There are numerous ways to save money on taxes for independent contractors. This guide lists 9 tips for filing taxes as an independent contractor.
Nothing is as impressive as being your boss.
When you are an independent contractor, the world is truly your oyster. You can work on various projects that interest you, and clients seek you out for your specialized work.
However, when tax season rolls around, it can sometimes be a pain filing taxes as an independent contractor. Since your tax deduction is not the same as having an employer take from an employee, instead, it is up to the independent contractor to do the guesswork.
Still, there are many ways to save money on taxes when you are an independent contractor. Want to learn more? Then keep on reading for the nine tips for filing taxes as an independent contractor.
1. Know the Difference Between Freelancer and Independent Contractor
Freelance work and being an independent contractor are similar, but also widely different in the eyes of the IRS.
You can have a full-time job elsewhere while making side income; however, if you make more than $600 from who you are working with, then it must be reported to the IRS. If you are not an active employee of the company, then the IRS considers that self-employment income.
2. Save a Quarter of Your Income
It is recommended that you save between 25-30% of your income throughout the tax year; that way, you can balance out what you owe.
Being an independent contractor, you rely mostly on projects and are an outside resource to individuals instead of being on the company payroll.
If you save a quarter of your income per year, you can put that money towards the taxes you owe, saving you the heartache of having to scramble for resources to pay what you owe.
3. Keep Your Documents Organized
When you are an independent contractor, it is imperative to stay organized.
Staying organized means keeping all of your tax documents in place by having a dedicated folder or device that has your tax information, such as forms, expenses, and other deductions or information you can use on your tax filing.
Any sort of receipt, bill payment, tax form, etc. should be kept safe. When it is time for taxes, you will be glad you kept everything neat and tidy.
Keep a record of your expenses, such as travel, supplies, or other products or expenses made for business. Keeping an electronic or paper trail of costs makes it much easier to qualify for deductions.
4. Use the Home Office Write Off
Working from home is easily one of the most significant benefits of being an independent contractor. Additionally, you can use this space as a write off for your taxes.
To use your home office as a tax write off, first double-check for the IRS rules regarding home office deductions and make sure you qualify. Then, from there, you can implement the home office deduction on your taxes.
5. Use Accounting Software
Having access to accounting software is going to make your life as an independent contractor so much easier.
From simple options like Microsoft Excel to more in-depth software like QuickBooks, making sure your expenses are accounted for and organized can assist you in the tax process while also giving you an idea of how to budget in the future.
6. Know What Documents You Need and How to File
The 1099 form is the most common tax form for independent contractors or those who are self-employed. However, there are other documents you can acquire from being an independent contractor.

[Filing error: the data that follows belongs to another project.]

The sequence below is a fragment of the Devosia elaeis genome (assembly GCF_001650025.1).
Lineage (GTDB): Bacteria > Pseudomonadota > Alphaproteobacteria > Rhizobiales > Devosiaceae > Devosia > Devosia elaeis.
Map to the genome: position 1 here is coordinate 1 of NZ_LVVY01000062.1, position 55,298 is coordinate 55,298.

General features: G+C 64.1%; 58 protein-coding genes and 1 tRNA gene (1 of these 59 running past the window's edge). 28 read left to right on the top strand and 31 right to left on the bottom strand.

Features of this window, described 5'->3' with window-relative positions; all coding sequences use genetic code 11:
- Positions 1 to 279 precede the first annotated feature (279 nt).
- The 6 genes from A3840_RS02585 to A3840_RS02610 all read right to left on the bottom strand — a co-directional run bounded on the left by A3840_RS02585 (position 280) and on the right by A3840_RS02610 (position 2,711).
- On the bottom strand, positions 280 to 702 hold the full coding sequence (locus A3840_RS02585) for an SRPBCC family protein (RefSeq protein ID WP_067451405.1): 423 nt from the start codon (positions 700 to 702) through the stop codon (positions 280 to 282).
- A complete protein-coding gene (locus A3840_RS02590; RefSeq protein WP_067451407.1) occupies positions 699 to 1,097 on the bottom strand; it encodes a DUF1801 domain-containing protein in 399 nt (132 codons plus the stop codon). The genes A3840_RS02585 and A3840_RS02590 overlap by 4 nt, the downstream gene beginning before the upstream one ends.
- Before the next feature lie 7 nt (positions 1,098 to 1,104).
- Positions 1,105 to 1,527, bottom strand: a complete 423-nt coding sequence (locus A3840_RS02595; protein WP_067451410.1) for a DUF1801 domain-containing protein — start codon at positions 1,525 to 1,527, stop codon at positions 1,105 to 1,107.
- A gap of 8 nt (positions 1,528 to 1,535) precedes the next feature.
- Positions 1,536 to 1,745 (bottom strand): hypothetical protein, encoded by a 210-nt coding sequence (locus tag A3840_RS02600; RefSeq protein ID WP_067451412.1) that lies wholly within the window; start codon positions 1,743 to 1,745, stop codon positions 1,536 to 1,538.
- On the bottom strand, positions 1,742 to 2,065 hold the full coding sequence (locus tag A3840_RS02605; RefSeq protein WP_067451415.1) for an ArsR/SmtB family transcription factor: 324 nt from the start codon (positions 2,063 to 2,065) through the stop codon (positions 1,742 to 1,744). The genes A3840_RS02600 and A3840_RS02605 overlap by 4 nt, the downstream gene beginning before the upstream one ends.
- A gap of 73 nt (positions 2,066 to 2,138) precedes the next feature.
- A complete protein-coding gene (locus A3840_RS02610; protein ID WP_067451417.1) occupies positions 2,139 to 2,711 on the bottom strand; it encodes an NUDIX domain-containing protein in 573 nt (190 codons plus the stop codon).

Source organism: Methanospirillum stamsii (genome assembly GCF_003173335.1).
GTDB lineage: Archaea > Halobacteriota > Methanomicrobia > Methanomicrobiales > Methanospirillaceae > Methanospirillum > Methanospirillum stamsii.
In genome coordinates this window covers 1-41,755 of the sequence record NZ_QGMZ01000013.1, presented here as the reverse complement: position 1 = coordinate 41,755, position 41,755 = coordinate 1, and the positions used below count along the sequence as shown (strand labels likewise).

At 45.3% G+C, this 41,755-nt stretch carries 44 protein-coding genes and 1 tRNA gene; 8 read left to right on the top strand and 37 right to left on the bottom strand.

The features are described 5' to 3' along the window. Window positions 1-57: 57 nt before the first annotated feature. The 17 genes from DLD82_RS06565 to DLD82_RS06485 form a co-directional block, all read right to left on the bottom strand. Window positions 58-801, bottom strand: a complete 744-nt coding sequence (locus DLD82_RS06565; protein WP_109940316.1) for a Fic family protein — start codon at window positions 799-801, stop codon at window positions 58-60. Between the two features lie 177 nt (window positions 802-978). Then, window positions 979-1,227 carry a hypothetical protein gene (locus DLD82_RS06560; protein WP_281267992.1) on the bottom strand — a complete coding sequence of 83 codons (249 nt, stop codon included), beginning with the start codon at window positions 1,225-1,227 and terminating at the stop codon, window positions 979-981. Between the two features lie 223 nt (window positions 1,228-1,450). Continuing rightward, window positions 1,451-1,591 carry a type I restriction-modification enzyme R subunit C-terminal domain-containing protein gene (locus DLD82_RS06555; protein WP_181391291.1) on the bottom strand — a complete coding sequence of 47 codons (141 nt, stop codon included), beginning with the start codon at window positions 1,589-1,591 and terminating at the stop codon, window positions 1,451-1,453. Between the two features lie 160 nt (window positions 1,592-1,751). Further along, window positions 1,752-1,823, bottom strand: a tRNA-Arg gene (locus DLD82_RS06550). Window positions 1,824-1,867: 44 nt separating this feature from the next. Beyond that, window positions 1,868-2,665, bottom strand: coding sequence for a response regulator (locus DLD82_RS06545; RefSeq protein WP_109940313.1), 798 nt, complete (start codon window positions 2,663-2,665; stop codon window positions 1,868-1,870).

These can include filing as an S corp. If you are self-employed, filing as a business can be beneficial, as it can separate your work expenses from your expenses.
There are S corp filing requirements, but as long as you meet the standards, you can begin filing as a business for your independent contractor work.
7. Pay Self-Employment Taxes
Yeah, we know, taxes are not fun.
However, if you pay self-employment taxes, you are responsible for paying for benefits such as social security and medicare. Paying self-employment taxes goes back to reserving a quarter of your income since these taxes are paid once throughout the tax year.
8. Get that Education and Tax Deduction
If you are working and going to school, luckily for you, there is a benefit.
You can receive a tax deduction for continuing education by proving that you are enrolled and actively going to school during your self-employment. Additionally, you can even receive reimbursements for books, supplies, online classes, and other materials purchased for education.
9. Making the Most out of Independent Contractor Deductions
Understanding how to make the most of being an independent contractor is imperative, especially when it comes to taxes.
For example, in addition to the other deductions mentioned, you can also write up tax expenses and business travel.
Understanding the benefits and resources you have can make filing taxes a much more stress-free experience. Since your work and personal life intertwine so often, keep a record of what you use for business.
Your laptop, cell-phone, or other technology that is used for business can play a role in your tax deductions. Moreover, deducting these off of your 1099 form is a clear way to understand how your devices are being used for business purposes.
If you often drive to meet clients or have a lease on your vehicle, these can all be useful in tax deductions for self-employed individuals.
All in all, understanding how deductions work is imperative to make sure you are implementing them properly when filing taxes.
Filing Taxes as an Independent Contractor
Now that you know the nine best tips for filing taxes as an independent contractor, you can now feel confident when tax season rolls around. You have all of the resources you need to file correctly and even get some returns.
Want to learn more about finances as a self-employed individual? Then check out our business services for more information.